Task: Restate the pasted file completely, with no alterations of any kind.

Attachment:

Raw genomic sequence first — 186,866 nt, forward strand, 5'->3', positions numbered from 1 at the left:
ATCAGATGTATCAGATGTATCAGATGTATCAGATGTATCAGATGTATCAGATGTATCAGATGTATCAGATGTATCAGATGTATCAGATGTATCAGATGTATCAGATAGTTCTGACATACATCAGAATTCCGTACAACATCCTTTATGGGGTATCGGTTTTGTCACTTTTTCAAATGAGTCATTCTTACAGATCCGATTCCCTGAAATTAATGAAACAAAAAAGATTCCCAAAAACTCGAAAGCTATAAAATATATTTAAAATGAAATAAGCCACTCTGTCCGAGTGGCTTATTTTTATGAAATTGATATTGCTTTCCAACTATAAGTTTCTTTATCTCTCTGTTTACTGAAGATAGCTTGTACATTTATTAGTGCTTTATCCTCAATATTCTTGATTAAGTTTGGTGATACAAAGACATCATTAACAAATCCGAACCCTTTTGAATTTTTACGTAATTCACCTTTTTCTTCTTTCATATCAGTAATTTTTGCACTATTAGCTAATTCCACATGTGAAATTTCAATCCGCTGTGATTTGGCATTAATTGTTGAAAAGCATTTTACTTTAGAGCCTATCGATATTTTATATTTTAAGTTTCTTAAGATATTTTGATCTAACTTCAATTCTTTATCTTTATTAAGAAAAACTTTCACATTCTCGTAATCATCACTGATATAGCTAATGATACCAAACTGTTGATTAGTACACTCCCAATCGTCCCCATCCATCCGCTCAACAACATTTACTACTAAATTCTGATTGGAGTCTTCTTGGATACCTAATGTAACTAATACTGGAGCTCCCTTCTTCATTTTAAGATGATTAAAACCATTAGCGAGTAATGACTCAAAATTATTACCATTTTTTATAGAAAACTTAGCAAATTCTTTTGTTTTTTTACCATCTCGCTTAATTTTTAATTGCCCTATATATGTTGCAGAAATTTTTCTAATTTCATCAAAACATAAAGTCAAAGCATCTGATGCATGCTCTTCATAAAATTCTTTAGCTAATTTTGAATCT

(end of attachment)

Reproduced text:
Raw genomic sequence first — 186,866 nt, forward strand, 5'->3', positions numbered from 1 at the left:
ATCAGATGTATCAGATGTATCAGATGTATCAGATGTATCAGATGTATCAGATGTATCAGATGTATCAGATGTATCAGATGTATCAGATGTATCAGATGTATCAGATAGTTCTGACATACATCAGAATTCCGTACAACATCCTTTATGGGGTATCGGTTTTGTCACTTTTTCAAATGAGTCATTCTTACAGATCCGATTCCCTGAAATTAATGAAACAAAAAAGATTCCCAAAAACTCGAAAGCTATAAAATATATTTAAAATGAAATAAGCCACTCTGTCCGAGTGGCTTATTTTTATGAAATTGATATTGCTTTCCAACTATAAGTTTCTTTATCTCTCTGTTTACTGAAGATAGCTTGTACATTTATTAGTGCTTTATCCTCAATATTCTTGATTAAGTTTGGTGATACAAAGACATCATTAACAAATCCGAACCCTTTTGAATTTTTACGTAATTCACCTTTTTCTTCTTTCATATCAGTAATTTTTGCACTATTAGCTAATTCCACATGTGAAATTTCAATCCGCTGTGATTTGGCATTAATTGTTGAAAAGCATTTTACTTTAGAGCCTATCGATATTTTATATTTTAAGTTTCTTAAGATATTTTGATCTAACTTCAATTCTTTATCTTTATTAAGAAAAACTTTCACATTCTCGTAATCATCACTGATATAGCTAATGATACCAAACTGTTGATTAGTACACTCCCAATCGTCCCCATCCATCCGCTCAACAACATTTACTACTAAATTCTGATTGGAGTCTTCTTGGATACCTAATGTAACTAATACTGGAGCTCCCTTCTTCATTTTAAGATGATTAAAACCATTAGCGAGTAATGACTCAAAATTATTACCATTTTTTATAGAAAACTTAGCAAATTCTTTTGTTTTTTTACCATCTCGCTTAATTTTTAATTGCCCTATATATGTTGCAGAAATTTTTCTAATTTCATCAAAACATAAAGTCAAAGCATCTGATGCATGCTCTTCATAAAATTCTTTAGCTAATTTTGAATCT